Analysis of mechanisms of drug resistance to trastuzumab in HER2 overexpressing breast cancer based on gene expression changes in selected cell lines

Funding: PRELUDIUM, NCN
Project period: 2016 - 2019
Project leader: Anna Rusek

Targeted therapy approach was a milestone in cancer molecular medicine. Targeted therapeutics have been established successfully for several cancer types and, in many cases, significantly increase average patient survival. One of the best examples is humanized monoclonal antibody – trastuzumab, a drug against specific breast cancer type, targeting HER2 receptor. Available on market since 1998 as HerceptinTM, combined with a standard chemotherapy, significantly improve overall survival among breast cancer patients. Nevertheless, most of them eventually develop trastuzumab resistance.

The main aim of proposed study is to get insights into molecular mechanisms underlying the development of trastuzumab resistance. We are planning implement a new approach to investigate the evolution of resistance in time, using high throughput method for transcriptome changes investigation combined with computational modelling, in order to explain the process. We expect to identify significant molecular contributors and reveal signalling pathways involved in development of Herceptin resistance. Longitudinal approach will allow us to monitor the stability of observed changes during the process of evolution. It will give the unique opportunity to identify the molecular mechanisms, which rapidly change, pinpointing the most significant pathways engaged in trastuzumab resistance, especially at the early stage.

In order to achieve this goal, two HER2 positive breast cancer cell lines have been chosen as the initial biological model for the study. SKBR3 and BT474 cell lines are confirmed to be trastuzumab sensitive and commonly known to be able to develop Herceptin resistance. These parental cell lines will serve as controls and as a starting point to create resistant cell lines. Proposed biological model aims at creating conditions that mimic clinical situation during development of Herceptin resistance. In order to achieve sufficient similarity, it is planned to use long term, constant, relatively small dose of the drug assessed as 10% - 20% of IC50. The final effect should not exceed 10 - 20 fold resistance. Based on proliferation rate and morphology characteristics, the most appropriate 6 time points will be chosenfor subsequent expression microarray experiments.Taking into consideration the availability of the equipment, as well as experimental design of the study (common control for all time point samples), we decided for Agilent Technologies One Colour Sure Print G3 Human GE 8x60K v2 Microarray. Among other advantages, chosen array provides more than 50 000 biological features for detection, including long intergenic non-coding RNAs, which allows to get enough information to build more integrated picture of studied process. At the first stage of the data analysis we will conduct per gene analysis of gene expression levels. We will account for the multiple testing problem by standard techniques.At this stage of the analysis, we will identify significantly down- and upregulated genes related with trastuzumab resistance phenotype at all time points of the process. Analysis of expression changes (increasing/ decreasing trends in expression intensity) for particular molecules along all the process, will allow to indicate most appropriate set of candidates for subsequent modelling. Once, we obtain a list of genes characterized by significant expression changes during resistance evolution we will use KEGG database to group these genes into pathways. Functional scoring methods (summarized p-value per gene set) will be applied to select few significant pathways using before-after differences on the expression levels. Then we will analyse these selected pathways longitudinally. At the next step we plan to investigate signal network topology with respect to possible mechanisms of drug action and drug resistance.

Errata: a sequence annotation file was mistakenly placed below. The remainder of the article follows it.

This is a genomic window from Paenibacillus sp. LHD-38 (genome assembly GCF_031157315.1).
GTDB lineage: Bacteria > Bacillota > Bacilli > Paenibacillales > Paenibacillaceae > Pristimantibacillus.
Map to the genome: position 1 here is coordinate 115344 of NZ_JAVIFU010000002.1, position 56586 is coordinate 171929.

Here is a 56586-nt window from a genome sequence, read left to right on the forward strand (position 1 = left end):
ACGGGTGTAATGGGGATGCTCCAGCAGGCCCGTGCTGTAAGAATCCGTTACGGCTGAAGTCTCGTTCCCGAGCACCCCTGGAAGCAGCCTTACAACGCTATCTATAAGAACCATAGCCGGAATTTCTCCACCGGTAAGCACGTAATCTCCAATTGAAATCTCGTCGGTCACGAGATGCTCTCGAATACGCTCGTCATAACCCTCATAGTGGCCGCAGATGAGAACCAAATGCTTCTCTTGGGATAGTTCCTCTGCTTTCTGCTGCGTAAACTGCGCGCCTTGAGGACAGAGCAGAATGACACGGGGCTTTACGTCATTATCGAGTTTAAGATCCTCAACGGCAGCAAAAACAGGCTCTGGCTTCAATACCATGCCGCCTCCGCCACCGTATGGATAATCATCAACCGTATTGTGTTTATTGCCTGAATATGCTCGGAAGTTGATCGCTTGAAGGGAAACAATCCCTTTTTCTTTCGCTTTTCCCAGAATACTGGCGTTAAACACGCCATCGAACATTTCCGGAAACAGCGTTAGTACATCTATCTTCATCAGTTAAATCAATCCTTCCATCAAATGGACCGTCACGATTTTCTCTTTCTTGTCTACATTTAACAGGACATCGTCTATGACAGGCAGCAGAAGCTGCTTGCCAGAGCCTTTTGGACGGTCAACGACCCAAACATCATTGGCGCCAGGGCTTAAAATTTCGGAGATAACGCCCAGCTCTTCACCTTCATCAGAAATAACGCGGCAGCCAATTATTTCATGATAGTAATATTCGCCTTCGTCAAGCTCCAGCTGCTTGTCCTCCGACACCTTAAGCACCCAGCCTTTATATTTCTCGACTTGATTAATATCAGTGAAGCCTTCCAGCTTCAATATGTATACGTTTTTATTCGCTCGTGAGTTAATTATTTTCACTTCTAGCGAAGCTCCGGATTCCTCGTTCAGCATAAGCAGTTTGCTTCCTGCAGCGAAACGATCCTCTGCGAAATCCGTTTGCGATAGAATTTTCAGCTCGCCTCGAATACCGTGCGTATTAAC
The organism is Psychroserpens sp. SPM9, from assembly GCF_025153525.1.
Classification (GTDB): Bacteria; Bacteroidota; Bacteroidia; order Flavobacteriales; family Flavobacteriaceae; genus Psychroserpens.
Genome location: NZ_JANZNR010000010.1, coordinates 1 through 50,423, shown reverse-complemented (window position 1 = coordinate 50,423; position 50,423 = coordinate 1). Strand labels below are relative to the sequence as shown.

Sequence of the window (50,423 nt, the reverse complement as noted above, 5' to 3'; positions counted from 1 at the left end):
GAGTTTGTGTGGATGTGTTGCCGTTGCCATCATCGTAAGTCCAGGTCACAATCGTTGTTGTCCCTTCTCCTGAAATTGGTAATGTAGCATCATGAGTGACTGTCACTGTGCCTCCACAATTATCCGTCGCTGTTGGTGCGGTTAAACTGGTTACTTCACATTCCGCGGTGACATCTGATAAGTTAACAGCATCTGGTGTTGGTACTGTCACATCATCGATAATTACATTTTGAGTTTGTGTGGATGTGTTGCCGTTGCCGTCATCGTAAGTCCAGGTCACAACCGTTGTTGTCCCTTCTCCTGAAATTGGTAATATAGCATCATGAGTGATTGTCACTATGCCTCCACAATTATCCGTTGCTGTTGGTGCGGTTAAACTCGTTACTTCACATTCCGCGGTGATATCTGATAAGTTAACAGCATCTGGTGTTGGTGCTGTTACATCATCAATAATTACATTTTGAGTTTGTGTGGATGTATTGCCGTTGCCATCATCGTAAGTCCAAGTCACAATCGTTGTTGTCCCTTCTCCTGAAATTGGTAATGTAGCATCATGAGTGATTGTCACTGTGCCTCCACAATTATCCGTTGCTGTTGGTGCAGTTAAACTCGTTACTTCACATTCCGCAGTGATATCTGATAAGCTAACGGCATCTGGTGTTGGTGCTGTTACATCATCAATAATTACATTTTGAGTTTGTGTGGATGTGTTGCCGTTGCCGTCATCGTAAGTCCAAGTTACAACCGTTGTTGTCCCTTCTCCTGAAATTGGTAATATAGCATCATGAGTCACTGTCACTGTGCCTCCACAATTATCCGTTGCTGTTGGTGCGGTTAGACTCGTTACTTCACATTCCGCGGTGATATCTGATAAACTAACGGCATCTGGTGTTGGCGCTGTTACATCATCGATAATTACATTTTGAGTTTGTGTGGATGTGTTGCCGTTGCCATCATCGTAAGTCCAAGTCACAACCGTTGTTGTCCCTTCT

Breast cancer remains a huge burden for the society. It is the second most common cancer worldwide and the first most common in Europe. Nearly 1.7 million new breast cancer cases were diagnosed worldwide in 2012. Approximately 15% to 20% of them overproduce the growth-promoting HER2 protein. These tumours tend to grow faster, spread more aggressively, are associated with poorer short-term prognosis, and generally are more likely to recur as well are much harder to treat. Trastuzumab led to a 37% relative improvement in overall survival in patients with breast cancer characterized by HER2 overexpression and/or amplification. Unfortunately, about 70% do not respond the treatment due to primary or secondary Herceptin resistance, which makes this therapy much less efficient than it could be.

We are strongly convinced, that the model we will propose, enrich the knowledge in basic science by explaining the mechanisms of trastuzumab resistance development in time at molecular level. This knowledge will serve as source of information for future studies concerning Herceptin resistance and how to overcome this phenomena. Moreover, the longitudinal approach of the study can be extend in a multilevel manner. Even though, undoubtedly transcriptomic variations are most obvious and visible, lying in the centre of molecular biology of the cell, possibly being cause and/or effect of other changes; in future perspective it is reasonable to investigate other levels of investigation (DNA, epigenetic, 3D nuclear, microRNA, protein, and metabolic) in order to build full picture of studied process.